Tuesday, January 29, 2019

Listen: Emily Reo - "Strawberry"

photo by Brian Vu
It's been awhile since we've heard from Brooklyn based singer/songwriter Emily Reo and part of that is intentional. Since the release of her debut full length album Olive Juice in 2013 and the release of a 7" single for the enchanting "Spell" in 2016, Reo has been hard at work both working on an engaging follow up as well as lending her talents to a number of bands like Orchid Tapes labelmate Foxes in Fiction, Nadine, and Speedy Ortiz offshoot Sadi3. She's been incredibly vocal about the long and somewhat arduous journey between Olive Juice and now and how "Spell", the halfway point between, addresses Reo's mental health. "Strawberry", the first single from Reo's forthcoming album Only You Can See It, seems in tone to be the anthesis of "Spell", where "Spell" luxuriated in synth tones eventually allowing Reo's digitized voice to swallowed up in a wash of noise, "Strawberry" is a downright pop confection. Where Olive Juice was inspired by video games, pastels, and feelings of love, "Strawberry" instead is rooted in the very real concerns of the modern woman. But Reo is enough of a pop connoisseur and a skilled songwriter to know that the bitterest pills go down easy with a tiny bit of a distraction. Reo lists a multitude of things that not only she but pretty much every woman have to endure on a fairly daily basis - from the dangerous to the merely irritating: from street harassment to mansplaining.

Reo dresses her points up in buoyant, swirling synth tones and minimal amount of vocal effects, delivering her lines with a pitch perfect mix of righteous indignation and wry humor. "The days I've patiently waited while things I know are clarified or debated". Though her list of offenses are plentiful, "Strawberry" isn't just Reo griping about men but instead a call for women to be treated as equals. She also addresses how women are put down in the music industry - consistently asked if they're just someone's girlfriend at their own shows. "Strawberry" is a song about basic dignity and respect. To the point that Reo devotes a break down to it: "What do you deserve from me? N-O-T-H-I-N-G.". But while "Strawberry" is certainly an antithesis to "Spell", the building up of chorus and adlibs and verses and the layering of them all at the song's climax certainly recall Reo's previous single with Reo's "I can't feel anything" instead transfigured into an apt "I don't owe you anything".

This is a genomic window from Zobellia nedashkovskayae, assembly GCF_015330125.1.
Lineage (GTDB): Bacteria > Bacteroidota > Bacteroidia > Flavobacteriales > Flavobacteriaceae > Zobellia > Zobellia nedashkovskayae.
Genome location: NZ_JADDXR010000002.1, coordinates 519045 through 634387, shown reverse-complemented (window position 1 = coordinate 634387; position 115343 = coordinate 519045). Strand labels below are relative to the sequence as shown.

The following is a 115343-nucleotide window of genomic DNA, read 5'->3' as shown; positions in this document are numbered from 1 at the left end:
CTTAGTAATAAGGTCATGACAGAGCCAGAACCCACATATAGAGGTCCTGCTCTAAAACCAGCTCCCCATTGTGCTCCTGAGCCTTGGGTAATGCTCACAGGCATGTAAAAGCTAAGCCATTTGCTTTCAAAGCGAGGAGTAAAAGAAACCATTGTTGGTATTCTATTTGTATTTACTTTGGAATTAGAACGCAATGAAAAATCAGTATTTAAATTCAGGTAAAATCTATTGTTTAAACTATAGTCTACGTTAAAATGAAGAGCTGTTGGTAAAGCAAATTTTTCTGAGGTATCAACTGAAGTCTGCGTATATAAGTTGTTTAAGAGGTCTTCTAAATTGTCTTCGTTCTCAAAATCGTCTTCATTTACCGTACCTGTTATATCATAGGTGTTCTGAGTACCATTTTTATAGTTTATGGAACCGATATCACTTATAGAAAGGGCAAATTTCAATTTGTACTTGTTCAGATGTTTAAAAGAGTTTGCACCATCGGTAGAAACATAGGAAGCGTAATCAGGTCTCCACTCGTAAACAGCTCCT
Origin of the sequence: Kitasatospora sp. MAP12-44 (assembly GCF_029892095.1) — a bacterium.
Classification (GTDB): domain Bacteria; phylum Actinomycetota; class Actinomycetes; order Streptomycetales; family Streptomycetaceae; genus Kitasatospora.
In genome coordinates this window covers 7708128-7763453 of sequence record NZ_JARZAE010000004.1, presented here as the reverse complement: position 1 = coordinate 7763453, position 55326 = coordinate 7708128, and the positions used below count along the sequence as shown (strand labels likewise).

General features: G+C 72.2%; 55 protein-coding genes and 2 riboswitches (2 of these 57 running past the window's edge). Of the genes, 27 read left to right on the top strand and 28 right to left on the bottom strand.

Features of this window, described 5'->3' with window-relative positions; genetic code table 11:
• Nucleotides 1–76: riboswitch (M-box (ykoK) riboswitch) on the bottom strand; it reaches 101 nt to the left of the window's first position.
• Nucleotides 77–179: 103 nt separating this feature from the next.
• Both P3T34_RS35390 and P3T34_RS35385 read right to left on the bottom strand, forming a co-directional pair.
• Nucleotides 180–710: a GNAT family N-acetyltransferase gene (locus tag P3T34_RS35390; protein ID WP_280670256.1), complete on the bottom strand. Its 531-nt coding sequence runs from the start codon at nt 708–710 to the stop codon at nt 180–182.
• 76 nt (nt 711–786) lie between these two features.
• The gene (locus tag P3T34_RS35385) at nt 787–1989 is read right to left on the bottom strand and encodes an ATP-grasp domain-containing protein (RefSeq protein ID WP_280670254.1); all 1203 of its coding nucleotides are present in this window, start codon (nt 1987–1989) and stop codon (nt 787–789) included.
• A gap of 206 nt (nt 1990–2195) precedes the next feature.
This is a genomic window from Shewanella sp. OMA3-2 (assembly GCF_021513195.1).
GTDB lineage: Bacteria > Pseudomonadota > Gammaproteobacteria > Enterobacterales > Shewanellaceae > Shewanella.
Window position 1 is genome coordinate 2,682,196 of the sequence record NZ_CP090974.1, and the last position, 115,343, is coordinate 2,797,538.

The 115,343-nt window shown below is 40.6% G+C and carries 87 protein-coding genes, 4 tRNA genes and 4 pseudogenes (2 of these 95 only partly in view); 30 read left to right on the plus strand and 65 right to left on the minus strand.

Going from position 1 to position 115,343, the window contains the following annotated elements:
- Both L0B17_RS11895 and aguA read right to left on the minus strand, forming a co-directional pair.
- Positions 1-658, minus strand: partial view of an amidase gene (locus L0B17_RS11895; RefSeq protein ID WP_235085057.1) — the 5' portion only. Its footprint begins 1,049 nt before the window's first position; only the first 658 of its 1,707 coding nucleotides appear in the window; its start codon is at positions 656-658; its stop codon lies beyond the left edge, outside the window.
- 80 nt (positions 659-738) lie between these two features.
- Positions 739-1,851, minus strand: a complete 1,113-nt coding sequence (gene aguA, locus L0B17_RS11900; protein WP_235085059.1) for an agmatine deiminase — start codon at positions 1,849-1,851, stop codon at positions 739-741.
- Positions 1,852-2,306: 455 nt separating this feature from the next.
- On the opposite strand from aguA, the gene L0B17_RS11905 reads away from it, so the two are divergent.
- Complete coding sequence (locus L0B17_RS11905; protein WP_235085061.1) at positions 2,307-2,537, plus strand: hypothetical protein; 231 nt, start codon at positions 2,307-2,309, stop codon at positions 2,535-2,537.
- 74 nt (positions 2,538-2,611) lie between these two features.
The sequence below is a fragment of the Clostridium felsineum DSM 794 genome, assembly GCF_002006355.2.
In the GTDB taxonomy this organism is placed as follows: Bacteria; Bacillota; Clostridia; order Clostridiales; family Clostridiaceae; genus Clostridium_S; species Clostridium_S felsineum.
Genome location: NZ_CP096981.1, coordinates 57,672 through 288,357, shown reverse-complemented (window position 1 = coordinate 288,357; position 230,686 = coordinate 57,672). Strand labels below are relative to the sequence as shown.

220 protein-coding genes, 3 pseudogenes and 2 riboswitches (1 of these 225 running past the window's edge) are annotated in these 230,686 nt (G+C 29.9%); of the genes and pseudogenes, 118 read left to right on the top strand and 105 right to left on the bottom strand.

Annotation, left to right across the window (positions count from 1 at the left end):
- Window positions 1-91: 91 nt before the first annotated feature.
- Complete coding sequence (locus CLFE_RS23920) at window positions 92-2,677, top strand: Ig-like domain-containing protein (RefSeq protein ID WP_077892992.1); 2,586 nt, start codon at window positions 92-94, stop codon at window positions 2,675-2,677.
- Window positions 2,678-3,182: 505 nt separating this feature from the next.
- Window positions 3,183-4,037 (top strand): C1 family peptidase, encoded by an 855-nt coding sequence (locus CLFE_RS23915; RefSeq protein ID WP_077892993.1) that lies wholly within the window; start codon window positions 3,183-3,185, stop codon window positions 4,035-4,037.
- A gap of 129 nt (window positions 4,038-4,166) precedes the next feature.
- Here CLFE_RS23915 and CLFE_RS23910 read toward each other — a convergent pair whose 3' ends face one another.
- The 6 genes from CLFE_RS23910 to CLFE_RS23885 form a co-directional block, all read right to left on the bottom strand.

Emily Reo's upcoming album Only You Can See It is out April 12th on Carpark Records. You can pre-order the record now.

Tuesday, January 15, 2019

Listen/Watch: Bayonne - "Drastic Measures"

photo by Jackie Le Young
Austin multi-instrumentalist, composer, producer Roger Sellers has been creating music for practically his whole life while actively releasing it for the better part of a decade. Originally releasing his intricate minimalism-inspired loop-centric pop under his own name, when he re-released his album Primitives under the moniker Bayonne, things really started to take off for Sellers. In a way that has certainly left a mark on the man as his upcoming album, his second under the Bayonne moniker, Drastic Measures is about life on the road and balancing that with some sort of sense of healthy, normal life. While previous singles "I Know" and "Uncertainly Deranged" focused on what time on the road does to your creativity and relationships, "Drastic Measures" strikes a similarly bittersweet chord as the track bursts with exuberance all the while serving as an apology of sorts to Sellers' hometown friends and family that he never has a chance to see. It's incredibly clear Sellers is enjoying his life as touring musician - seeing sights he might not see if he was simply confined to Austin but as exciting as a drastic and constantly changing world is, Sellers pines for the simple comfort of home: of being surrounded by his loved ones. It's not a particularly new feeling - singer/songwriters have been tackling this subject for ages but the feeling is new to Sellers and he imbues in the track a refreshing sense of self - kaleidoscopic colors, heartfelt vocals, and instantly ear-catching melodies, all hallmarks of his work as Bayonne and beyond but handled with the deft touch of a deeply talented multi-hyphenate.